Diversity finds new role at Rice
Don't feel left out. Rice's newest administrative addition, the Office of Diversity and Inclusion, will be tasked with enriching campus life by taking advantage of Rice's cultural diversity. Associate Provost Roland Smith realized the need for more coordinated efforts in dealing with campus diversity after surveys were distributed by the Council for Diversity and Minority Affairs. Smith, a member of the council, talked with individuals at other college campuses and researched diversity inclusion in higher education, submitting his findings to President David Leebron.
Smith spent the past two years making recommendations on what direction the campus should move in order to effectively draw on the benefits of diversity and inclusion for the campus.
"I see diversity and inclusion as two important ingredients," Smith said. "What we want to do is maximize the value that students gain, and our community gains, from the diversity that we have."
The office will serve as a hub to better coordinate campus-wide diversity efforts, which are largely driven by data collection, Smith said. While the office is a work in progress, it already has some data for focus groups, including black and gay, lesbian, bisexual and transgender students. The office plans to collect data for Mexican-American and Native-American students next.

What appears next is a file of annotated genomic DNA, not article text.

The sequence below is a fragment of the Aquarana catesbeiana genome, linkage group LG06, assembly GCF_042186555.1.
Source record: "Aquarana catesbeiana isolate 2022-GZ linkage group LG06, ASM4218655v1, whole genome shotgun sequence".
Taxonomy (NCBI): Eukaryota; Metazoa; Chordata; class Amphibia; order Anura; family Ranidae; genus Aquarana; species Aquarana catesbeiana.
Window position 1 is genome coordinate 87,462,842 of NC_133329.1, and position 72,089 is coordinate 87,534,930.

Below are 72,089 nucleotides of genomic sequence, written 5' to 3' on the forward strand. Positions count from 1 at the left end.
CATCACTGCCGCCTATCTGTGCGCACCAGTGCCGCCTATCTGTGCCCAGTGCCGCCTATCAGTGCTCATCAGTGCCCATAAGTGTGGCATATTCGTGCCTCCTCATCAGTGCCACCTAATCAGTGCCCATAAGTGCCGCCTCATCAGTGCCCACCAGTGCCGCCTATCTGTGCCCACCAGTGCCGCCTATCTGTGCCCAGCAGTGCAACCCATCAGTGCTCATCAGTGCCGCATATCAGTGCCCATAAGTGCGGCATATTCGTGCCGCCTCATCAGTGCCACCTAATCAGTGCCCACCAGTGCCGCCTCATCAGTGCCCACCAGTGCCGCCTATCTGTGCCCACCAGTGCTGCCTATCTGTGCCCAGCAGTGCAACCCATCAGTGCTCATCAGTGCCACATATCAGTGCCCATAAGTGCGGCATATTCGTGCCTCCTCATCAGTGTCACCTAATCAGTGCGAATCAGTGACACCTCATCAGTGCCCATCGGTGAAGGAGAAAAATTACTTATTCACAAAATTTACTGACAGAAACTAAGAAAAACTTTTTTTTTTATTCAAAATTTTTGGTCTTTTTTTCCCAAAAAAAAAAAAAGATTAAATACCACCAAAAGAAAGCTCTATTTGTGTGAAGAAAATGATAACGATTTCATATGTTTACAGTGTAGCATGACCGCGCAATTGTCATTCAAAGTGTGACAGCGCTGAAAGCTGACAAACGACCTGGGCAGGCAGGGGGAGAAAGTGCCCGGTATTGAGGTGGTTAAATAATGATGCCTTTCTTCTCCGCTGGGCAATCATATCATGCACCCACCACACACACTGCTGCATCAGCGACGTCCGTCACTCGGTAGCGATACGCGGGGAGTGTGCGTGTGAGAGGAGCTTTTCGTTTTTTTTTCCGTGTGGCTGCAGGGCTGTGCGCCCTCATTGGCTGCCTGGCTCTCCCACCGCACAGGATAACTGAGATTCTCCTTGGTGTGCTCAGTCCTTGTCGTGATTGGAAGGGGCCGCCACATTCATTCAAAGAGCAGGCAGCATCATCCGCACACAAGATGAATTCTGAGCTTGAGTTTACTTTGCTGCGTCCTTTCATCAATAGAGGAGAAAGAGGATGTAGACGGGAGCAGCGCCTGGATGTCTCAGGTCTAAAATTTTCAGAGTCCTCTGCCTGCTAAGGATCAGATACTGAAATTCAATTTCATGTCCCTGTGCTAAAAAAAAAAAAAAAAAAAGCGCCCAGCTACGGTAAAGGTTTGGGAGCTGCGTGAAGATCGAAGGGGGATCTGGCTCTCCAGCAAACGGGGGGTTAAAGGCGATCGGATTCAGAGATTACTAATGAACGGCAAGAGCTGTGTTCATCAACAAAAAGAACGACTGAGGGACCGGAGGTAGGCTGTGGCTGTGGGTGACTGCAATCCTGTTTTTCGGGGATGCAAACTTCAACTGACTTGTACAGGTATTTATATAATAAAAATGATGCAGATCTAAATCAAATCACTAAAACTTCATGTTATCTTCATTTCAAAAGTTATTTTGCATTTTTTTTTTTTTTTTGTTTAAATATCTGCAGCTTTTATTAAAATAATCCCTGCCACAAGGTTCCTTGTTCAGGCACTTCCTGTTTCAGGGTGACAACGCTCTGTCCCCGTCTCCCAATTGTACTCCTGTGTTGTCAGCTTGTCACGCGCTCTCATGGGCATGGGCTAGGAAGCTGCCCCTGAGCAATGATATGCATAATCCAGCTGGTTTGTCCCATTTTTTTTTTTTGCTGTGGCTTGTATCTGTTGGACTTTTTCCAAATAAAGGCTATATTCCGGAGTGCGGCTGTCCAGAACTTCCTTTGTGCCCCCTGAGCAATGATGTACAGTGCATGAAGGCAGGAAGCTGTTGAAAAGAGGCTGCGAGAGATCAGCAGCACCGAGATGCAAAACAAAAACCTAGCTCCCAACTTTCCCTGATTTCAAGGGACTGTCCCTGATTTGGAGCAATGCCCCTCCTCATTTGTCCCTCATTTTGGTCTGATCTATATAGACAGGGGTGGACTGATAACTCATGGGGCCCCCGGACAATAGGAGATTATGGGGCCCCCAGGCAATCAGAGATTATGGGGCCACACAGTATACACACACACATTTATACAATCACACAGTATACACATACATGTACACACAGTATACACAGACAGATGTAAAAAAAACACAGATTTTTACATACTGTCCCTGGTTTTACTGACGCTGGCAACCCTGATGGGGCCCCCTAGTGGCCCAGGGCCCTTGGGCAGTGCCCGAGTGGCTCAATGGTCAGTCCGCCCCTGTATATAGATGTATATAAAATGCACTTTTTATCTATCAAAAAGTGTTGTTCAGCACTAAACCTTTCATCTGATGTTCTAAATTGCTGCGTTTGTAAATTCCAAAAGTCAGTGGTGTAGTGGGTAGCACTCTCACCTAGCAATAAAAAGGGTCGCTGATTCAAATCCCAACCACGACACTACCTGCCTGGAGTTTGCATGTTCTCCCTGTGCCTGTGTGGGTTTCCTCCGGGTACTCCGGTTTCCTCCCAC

Carol Quillen, director of the Boniuk Center for the Advancement of Religious Tolerance, helped Smith in facilitating the identification of core participants, with a focus on faculty development and faculty recruitment. Quillen said the purpose of the office will not be to think about diversity all the time, but instead to reflect a commitment to diversity.
Quillen said this is the first time Rice has implemented an office specifically charged with coordinating diversity, particularly with regard to students.
Smith said when universities respond to a particular incident, the response tends to focus on one moment and not on how to transform the culture moving ahead. Such proactive measures, Smith said, put Rice in a good position for dealing with diversity-related issues.
"We're being deliberate and we're not leaving our diversity to chance," Smith said. "We're not responding to a major ugly issue, but we're actually looking at this as something that further enriches Rice."
In his surveys, Smith said he discovered students felt they were not always welcome and certain minority groups continued to feel a sense of exclusion.
"Talking with the LGBTQ community for example people were feeling that they weren't being harrassed in any way but there was a sense of being invisible," Smith said. "There's some of those issues that we can work on as a community and we can do that in a way that doesn't put an onus on those individuals but shares the responsibility with the rest of campus."
Rice has seen instances of racial insensitivity on campus. In spring 2008, Sid Richardson College was the victim of vandalism that included graffiti with racial slurs.
"We've had a few [incidents] over the years at Rice," Smith, who has been a member of the Rice community for 14 years, said. "We know that things will happen, but the more important question is how do we respond as a community to those things and how do we use those as moments that help us to learn?
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